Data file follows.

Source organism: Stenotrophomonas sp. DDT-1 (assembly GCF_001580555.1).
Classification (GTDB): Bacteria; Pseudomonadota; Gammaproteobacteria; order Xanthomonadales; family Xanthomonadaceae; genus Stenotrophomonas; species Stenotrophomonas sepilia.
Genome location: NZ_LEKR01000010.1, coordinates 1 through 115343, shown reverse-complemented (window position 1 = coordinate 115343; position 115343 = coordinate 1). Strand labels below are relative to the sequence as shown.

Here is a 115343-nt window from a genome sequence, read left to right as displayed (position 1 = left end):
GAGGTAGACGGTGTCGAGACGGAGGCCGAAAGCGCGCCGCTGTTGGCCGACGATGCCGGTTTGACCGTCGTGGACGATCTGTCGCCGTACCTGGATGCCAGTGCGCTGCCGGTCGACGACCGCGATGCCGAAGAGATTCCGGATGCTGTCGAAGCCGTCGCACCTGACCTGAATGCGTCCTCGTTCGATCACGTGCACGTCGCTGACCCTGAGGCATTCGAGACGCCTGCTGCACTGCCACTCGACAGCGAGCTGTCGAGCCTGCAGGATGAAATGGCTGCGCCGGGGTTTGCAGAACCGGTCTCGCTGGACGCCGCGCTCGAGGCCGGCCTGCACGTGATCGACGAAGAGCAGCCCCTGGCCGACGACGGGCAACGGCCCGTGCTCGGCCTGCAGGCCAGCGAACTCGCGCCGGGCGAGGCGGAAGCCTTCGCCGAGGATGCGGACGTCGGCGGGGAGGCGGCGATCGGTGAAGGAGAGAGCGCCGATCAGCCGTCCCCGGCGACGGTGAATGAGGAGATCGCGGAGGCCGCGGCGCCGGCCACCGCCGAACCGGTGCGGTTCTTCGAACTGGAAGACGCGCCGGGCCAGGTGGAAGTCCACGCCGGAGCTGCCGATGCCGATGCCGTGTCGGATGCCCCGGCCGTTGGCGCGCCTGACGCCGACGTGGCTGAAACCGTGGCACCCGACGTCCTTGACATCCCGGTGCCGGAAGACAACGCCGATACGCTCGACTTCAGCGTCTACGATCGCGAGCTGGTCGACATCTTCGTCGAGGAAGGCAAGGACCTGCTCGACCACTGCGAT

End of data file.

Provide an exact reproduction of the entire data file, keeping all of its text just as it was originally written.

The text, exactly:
Source organism: Stenotrophomonas sp. DDT-1 (assembly GCF_001580555.1).
Classification (GTDB): Bacteria; Pseudomonadota; Gammaproteobacteria; order Xanthomonadales; family Xanthomonadaceae; genus Stenotrophomonas; species Stenotrophomonas sepilia.
Genome location: NZ_LEKR01000010.1, coordinates 1 through 115343, shown reverse-complemented (window position 1 = coordinate 115343; position 115343 = coordinate 1). Strand labels below are relative to the sequence as shown.

Here is a 115343-nt window from a genome sequence, read left to right as displayed (position 1 = left end):
GAGGTAGACGGTGTCGAGACGGAGGCCGAAAGCGCGCCGCTGTTGGCCGACGATGCCGGTTTGACCGTCGTGGACGATCTGTCGCCGTACCTGGATGCCAGTGCGCTGCCGGTCGACGACCGCGATGCCGAAGAGATTCCGGATGCTGTCGAAGCCGTCGCACCTGACCTGAATGCGTCCTCGTTCGATCACGTGCACGTCGCTGACCCTGAGGCATTCGAGACGCCTGCTGCACTGCCACTCGACAGCGAGCTGTCGAGCCTGCAGGATGAAATGGCTGCGCCGGGGTTTGCAGAACCGGTCTCGCTGGACGCCGCGCTCGAGGCCGGCCTGCACGTGATCGACGAAGAGCAGCCCCTGGCCGACGACGGGCAACGGCCCGTGCTCGGCCTGCAGGCCAGCGAACTCGCGCCGGGCGAGGCGGAAGCCTTCGCCGAGGATGCGGACGTCGGCGGGGAGGCGGCGATCGGTGAAGGAGAGAGCGCCGATCAGCCGTCCCCGGCGACGGTGAATGAGGAGATCGCGGAGGCCGCGGCGCCGGCCACCGCCGAACCGGTGCGGTTCTTCGAACTGGAAGACGCGCCGGGCCAGGTGGAAGTCCACGCCGGAGCTGCCGATGCCGATGCCGTGTCGGATGCCCCGGCCGTTGGCGCGCCTGACGCCGACGTGGCTGAAACCGTGGCACCCGACGTCCTTGACATCCCGGTGCCGGAAGACAACGCCGATACGCTCGACTTCAGCGTCTACGATCGCGAGCTGGTCGACATCTTCGTCGAGGAAGGCAAGGACCTGCTCGACCACTGCGAT